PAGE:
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Home WHAT’S NEW Reflections CROSSWINDS Stormy Thoughts

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Dec. 27, 2010

A blizzard here in the Northeast… It’s the Feast of St. John, the Evangelist…

Once, long before he became an exile on Patmos stormed by apocalyptical visions, John sat in a storm-tossed boat on the Sea of Galilee. That boat, represented here by a 17th century painting (Ludolf Bakhuysen), will serve as the masthead of this blog. According to the story, Jesus is sleeping on a cushion in the stern when a terrific storm blows up over the lake, threatening to sink the boat and drown those aboard. The disciples, overwhelmed by what looks to be impending doom, cry out to Jesus who seems disturbed only by the fact that he’s been unnecessarily roused from his slumbers. From his perspective, there’s nothing to be afraid of; he gives the command and the storm ends.

This blog is not written from Jesus’ perspective, however, but from that of the others there with him. Jesus was a good teacher and did not pressure his disciples into stifling what they had to say; with the waves crashing in and the boat sinking as they shook Jesus awake, my guess is that their speech at that moment was pretty much uncensored. The rough drafts that will appear here from time to time will also be uncensored, sometimes not entirely prudent or perhaps even regrettable. Maybe the writer here shouldn’t write…and maybe you shouldn’t read…

But the weathervane outside my window is whipping every which way, the wild turkeys down below are slogging aimless and nervous through the snow, and the wind is howling so loud it doesn’t seem to make any difference at all what gets shouted into it! So here goes.


One thing about a blizzard like this is that it can bring everything to a halt. We like that…though not for very long. We want things to start right up again. The novelty of stillness when the power is down, of the silence that returns, wears off quick and we want to get going again. In this we are not like those fishermen in the boat. They lived close to nature, knew how to tame it, “subdue” it as Genesis says, working with it, and never for a moment forgetting their limits. They respected those limits; silence and stillness were not novelties; the fishermen were familiar with the authority of the God who made all things and set to them their rhythm, pace and good time. If a storm came up for them, they didn’t experience relief. They only felt acutely their mortal limits, struggled with all their might, and hoped to God they’d somehow be brought through.

But we determined, some time ago, to make ourselves the controllers of nature, to do with it as we chose, without limit. And we’ve succeeded in that effort to a remarkable degree, so while the wind howls and the snow blows and the turkeys fret, I have a cup of warm coffee and sit comfortable in a heated room. If the power goes out, it will be back, probably before the house has a chance to cool down...

There are systems--huge, complex, secure, redundant--tankers from the Mideast, high-tension lines from James Bay, instantaneous global communications everywhere, governmental agencies here at home for every need and purpose… No point in cataloguing these things; they go on forever, pervading everything, all to keep me and the rest of us in our great unsinkable Titanic so safe and secure that we can enjoy even a howling blizzard, no real threat to us at all, as a sort of distraction, a relief from the routine of security and comfort…which perhaps is a little confining, after all…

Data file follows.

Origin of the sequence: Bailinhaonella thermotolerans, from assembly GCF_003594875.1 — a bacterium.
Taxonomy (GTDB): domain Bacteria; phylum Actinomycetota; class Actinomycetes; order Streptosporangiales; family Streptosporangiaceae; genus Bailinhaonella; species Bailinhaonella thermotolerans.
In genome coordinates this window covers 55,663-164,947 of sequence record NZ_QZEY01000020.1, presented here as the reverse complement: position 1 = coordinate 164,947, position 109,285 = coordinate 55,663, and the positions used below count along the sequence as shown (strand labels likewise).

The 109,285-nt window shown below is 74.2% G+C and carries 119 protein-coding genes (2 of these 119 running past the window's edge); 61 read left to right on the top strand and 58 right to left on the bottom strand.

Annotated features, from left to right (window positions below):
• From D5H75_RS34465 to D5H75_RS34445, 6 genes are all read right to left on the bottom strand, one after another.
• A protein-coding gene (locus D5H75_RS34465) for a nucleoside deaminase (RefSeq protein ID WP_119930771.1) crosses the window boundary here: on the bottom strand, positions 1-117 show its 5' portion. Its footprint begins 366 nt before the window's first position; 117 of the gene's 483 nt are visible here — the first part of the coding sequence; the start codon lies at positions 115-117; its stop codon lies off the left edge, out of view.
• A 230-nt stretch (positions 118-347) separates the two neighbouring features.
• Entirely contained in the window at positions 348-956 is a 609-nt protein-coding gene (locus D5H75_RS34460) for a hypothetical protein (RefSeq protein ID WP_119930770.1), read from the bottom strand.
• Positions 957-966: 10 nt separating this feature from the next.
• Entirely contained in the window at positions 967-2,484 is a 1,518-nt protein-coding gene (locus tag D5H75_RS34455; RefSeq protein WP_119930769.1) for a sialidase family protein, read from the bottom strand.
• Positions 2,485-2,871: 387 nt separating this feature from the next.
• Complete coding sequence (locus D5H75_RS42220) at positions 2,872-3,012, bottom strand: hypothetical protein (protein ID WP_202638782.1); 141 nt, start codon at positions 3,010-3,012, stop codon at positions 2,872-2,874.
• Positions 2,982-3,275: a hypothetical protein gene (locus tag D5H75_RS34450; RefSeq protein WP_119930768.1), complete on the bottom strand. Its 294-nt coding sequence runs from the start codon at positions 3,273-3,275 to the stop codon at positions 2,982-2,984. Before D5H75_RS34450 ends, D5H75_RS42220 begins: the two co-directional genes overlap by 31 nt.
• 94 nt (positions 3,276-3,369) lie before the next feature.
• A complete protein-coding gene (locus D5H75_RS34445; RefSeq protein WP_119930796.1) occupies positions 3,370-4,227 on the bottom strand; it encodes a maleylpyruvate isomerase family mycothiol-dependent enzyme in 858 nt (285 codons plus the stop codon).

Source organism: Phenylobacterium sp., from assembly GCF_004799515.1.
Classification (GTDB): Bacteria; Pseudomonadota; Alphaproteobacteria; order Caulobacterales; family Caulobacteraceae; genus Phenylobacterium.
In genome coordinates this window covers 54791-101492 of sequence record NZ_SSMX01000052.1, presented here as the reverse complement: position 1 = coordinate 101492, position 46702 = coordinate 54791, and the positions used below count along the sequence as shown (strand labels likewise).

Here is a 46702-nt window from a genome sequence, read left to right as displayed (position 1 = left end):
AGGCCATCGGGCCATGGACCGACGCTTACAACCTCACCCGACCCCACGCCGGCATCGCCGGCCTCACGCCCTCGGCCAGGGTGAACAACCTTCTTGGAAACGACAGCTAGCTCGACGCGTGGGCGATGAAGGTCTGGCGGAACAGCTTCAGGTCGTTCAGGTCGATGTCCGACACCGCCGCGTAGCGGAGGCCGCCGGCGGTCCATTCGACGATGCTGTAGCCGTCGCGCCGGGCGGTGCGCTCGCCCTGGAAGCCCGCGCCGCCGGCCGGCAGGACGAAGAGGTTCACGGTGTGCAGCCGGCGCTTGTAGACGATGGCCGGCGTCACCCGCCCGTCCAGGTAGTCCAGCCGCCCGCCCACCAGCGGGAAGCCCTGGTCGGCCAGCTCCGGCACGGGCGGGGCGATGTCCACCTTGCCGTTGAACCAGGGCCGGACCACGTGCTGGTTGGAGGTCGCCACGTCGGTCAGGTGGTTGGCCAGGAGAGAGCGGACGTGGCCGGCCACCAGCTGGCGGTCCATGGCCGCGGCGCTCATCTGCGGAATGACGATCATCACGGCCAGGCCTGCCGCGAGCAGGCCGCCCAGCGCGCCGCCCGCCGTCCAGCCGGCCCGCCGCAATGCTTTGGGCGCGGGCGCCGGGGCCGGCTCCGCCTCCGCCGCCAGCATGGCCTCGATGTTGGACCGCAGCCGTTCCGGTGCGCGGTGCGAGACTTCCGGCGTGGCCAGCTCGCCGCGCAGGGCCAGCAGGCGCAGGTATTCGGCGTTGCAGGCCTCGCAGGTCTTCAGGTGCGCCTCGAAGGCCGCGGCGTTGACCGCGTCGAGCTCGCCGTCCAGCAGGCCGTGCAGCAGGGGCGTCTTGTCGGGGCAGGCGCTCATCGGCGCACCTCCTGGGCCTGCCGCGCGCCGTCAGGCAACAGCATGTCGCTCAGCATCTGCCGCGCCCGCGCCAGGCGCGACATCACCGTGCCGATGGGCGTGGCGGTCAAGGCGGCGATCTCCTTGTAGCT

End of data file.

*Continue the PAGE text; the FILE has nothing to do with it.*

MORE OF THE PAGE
The trucks are out there now, plowing. You hear the beepers required by federal mandate every time they go into reverse, like the beepers to remind me that my coffee is now heated, or like the beepers that will stir some nurse to attention when my heart stops in the ICU, and I’ve been reduced to the status of a biological node lost somewhere in a web of medical wires, tubes, gauges, pumps and drains.

If the men in Jesus’ boat had the art of taming nature within the given limits, sailing across the sea when the winds permitted, catching fish when the fish had gathered, we have the art of unlimited systems, all of nature stretched out on a mathematical grid, pinned down, at our disposal, ready or not. We can’t yet command the storm to cease but technological and social systems, designed in the light of mathematical scientific theory, give such order to nature that we are secure in the storm. Ideas, our own ideas, rule.

We’re not so much unlike the Egyptians. They had math, too, and used it to learn the eternal order of the heavens to imitate that order themselves, drawing up their calendars, laying out their cities and heaping up their tombs all in alignment with the stars, imposing absolute order on everything, making themselves, their bodies, their whole social order rigid with the eternity of their ideas, like the eternity of insects in amber. They were as enclosed by their ideas, their idols and their gods as a mummy in its case.

The story of Jesus in the boat begins with Moses commanding Pharaoh, “Let my people go!” out from Egypt. “Go out from her, o my People!” So says the angel in the Book of Revelation.

After having thus successively taken each member of the community in its powerful grasp, and fashioned them at will, the supreme power then extends its arm over the whole community. It covers the surface of society with a net-work of small complicated rules, minute and uniform, through which the most original minds and the most energetic characters cannot penetrate, to rise above the crowd. The will of man is not shattered, but softened, bent, and guided: men are seldom forced by it to act, but they are constantly restrained from acting: such a power does not destroy, but it prevents existence; it does not tyrannize, but it compresses, enervates, extinguishes, and stupefies a people, till each nation is reduced to be nothing better than a flock of timid and industrious animals, of which the government is the shepherd.